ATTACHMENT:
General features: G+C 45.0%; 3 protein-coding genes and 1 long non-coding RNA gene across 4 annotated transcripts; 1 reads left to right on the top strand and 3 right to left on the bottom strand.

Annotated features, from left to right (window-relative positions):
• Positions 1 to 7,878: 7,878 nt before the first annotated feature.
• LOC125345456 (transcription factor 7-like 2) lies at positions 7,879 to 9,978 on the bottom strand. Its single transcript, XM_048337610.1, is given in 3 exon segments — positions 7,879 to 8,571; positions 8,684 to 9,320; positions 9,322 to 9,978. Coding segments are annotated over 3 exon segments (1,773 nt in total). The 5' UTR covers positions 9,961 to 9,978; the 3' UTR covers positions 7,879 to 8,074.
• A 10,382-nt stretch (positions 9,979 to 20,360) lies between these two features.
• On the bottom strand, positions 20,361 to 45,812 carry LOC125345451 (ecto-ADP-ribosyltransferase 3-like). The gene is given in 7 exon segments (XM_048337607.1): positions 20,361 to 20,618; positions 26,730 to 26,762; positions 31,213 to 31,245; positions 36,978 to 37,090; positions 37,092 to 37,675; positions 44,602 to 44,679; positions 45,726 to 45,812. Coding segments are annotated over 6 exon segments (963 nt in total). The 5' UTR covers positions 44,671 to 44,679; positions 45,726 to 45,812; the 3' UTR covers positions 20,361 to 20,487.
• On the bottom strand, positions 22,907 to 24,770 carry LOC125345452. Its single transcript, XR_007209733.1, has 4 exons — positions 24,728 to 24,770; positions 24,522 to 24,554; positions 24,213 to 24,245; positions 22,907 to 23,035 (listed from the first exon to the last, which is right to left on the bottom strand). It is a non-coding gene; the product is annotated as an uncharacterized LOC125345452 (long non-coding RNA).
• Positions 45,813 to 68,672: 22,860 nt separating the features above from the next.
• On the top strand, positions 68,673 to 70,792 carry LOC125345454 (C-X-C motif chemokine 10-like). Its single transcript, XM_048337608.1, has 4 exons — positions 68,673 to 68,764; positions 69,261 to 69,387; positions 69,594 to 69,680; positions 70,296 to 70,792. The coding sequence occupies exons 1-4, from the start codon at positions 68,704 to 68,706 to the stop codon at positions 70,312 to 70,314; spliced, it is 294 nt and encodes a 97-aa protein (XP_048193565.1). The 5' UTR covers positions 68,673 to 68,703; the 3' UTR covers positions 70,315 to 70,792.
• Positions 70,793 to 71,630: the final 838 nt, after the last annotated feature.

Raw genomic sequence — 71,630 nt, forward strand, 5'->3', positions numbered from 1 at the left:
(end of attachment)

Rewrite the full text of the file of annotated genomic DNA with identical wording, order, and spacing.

General features: G+C 45.0%; 3 protein-coding genes and 1 long non-coding RNA gene across 4 annotated transcripts; 1 reads left to right on the top strand and 3 right to left on the bottom strand.

Annotated features, from left to right (window-relative positions):
• Positions 1 to 7,878: 7,878 nt before the first annotated feature.
• LOC125345456 (transcription factor 7-like 2) lies at positions 7,879 to 9,978 on the bottom strand. Its single transcript, XM_048337610.1, is given in 3 exon segments — positions 7,879 to 8,571; positions 8,684 to 9,320; positions 9,322 to 9,978. Coding segments are annotated over 3 exon segments (1,773 nt in total). The 5' UTR covers positions 9,961 to 9,978; the 3' UTR covers positions 7,879 to 8,074.
• A 10,382-nt stretch (positions 9,979 to 20,360) lies between these two features.
• On the bottom strand, positions 20,361 to 45,812 carry LOC125345451 (ecto-ADP-ribosyltransferase 3-like). The gene is given in 7 exon segments (XM_048337607.1): positions 20,361 to 20,618; positions 26,730 to 26,762; positions 31,213 to 31,245; positions 36,978 to 37,090; positions 37,092 to 37,675; positions 44,602 to 44,679; positions 45,726 to 45,812. Coding segments are annotated over 6 exon segments (963 nt in total). The 5' UTR covers positions 44,671 to 44,679; positions 45,726 to 45,812; the 3' UTR covers positions 20,361 to 20,487.
• On the bottom strand, positions 22,907 to 24,770 carry LOC125345452. Its single transcript, XR_007209733.1, has 4 exons — positions 24,728 to 24,770; positions 24,522 to 24,554; positions 24,213 to 24,245; positions 22,907 to 23,035 (listed from the first exon to the last, which is right to left on the bottom strand). It is a non-coding gene; the product is annotated as an uncharacterized LOC125345452 (long non-coding RNA).
• Positions 45,813 to 68,672: 22,860 nt separating the features above from the next.
• On the top strand, positions 68,673 to 70,792 carry LOC125345454 (C-X-C motif chemokine 10-like). Its single transcript, XM_048337608.1, has 4 exons — positions 68,673 to 68,764; positions 69,261 to 69,387; positions 69,594 to 69,680; positions 70,296 to 70,792. The coding sequence occupies exons 1-4, from the start codon at positions 68,704 to 68,706 to the stop codon at positions 70,312 to 70,314; spliced, it is 294 nt and encodes a 97-aa protein (XP_048193565.1). The 5' UTR covers positions 68,673 to 68,703; the 3' UTR covers positions 70,315 to 70,792.
• Positions 70,793 to 71,630: the final 838 nt, after the last annotated feature.

Raw genomic sequence — 71,630 nt, forward strand, 5'->3', positions numbered from 1 at the left: